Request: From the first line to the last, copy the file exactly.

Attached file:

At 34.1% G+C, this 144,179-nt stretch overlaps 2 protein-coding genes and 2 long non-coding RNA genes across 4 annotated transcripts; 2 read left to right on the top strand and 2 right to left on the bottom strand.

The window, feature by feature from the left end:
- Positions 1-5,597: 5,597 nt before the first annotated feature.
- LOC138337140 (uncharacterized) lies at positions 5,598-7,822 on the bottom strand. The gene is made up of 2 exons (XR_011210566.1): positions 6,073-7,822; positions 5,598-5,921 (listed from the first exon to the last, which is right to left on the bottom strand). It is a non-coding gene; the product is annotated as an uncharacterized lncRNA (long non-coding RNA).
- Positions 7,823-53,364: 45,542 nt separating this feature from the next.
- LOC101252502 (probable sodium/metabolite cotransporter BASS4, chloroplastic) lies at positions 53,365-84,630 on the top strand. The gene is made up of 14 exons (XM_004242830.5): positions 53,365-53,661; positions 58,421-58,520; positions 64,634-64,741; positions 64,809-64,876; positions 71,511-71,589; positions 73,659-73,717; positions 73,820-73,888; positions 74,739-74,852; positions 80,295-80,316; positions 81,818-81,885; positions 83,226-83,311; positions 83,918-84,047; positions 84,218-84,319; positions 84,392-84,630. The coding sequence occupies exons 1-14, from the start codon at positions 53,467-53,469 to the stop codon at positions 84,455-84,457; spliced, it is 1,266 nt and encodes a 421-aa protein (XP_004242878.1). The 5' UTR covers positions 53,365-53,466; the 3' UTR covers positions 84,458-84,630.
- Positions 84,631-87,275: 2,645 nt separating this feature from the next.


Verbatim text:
At 34.1% G+C, this 144,179-nt stretch overlaps 2 protein-coding genes and 2 long non-coding RNA genes across 4 annotated transcripts; 2 read left to right on the top strand and 2 right to left on the bottom strand.

The window, feature by feature from the left end:
- Positions 1-5,597: 5,597 nt before the first annotated feature.
- LOC138337140 (uncharacterized) lies at positions 5,598-7,822 on the bottom strand. The gene is made up of 2 exons (XR_011210566.1): positions 6,073-7,822; positions 5,598-5,921 (listed from the first exon to the last, which is right to left on the bottom strand). It is a non-coding gene; the product is annotated as an uncharacterized lncRNA (long non-coding RNA).
- Positions 7,823-53,364: 45,542 nt separating this feature from the next.
- LOC101252502 (probable sodium/metabolite cotransporter BASS4, chloroplastic) lies at positions 53,365-84,630 on the top strand. The gene is made up of 14 exons (XM_004242830.5): positions 53,365-53,661; positions 58,421-58,520; positions 64,634-64,741; positions 64,809-64,876; positions 71,511-71,589; positions 73,659-73,717; positions 73,820-73,888; positions 74,739-74,852; positions 80,295-80,316; positions 81,818-81,885; positions 83,226-83,311; positions 83,918-84,047; positions 84,218-84,319; positions 84,392-84,630. The coding sequence occupies exons 1-14, from the start codon at positions 53,467-53,469 to the stop codon at positions 84,455-84,457; spliced, it is 1,266 nt and encodes a 421-aa protein (XP_004242878.1). The 5' UTR covers positions 53,365-53,466; the 3' UTR covers positions 84,458-84,630.
- Positions 84,631-87,275: 2,645 nt separating this feature from the next.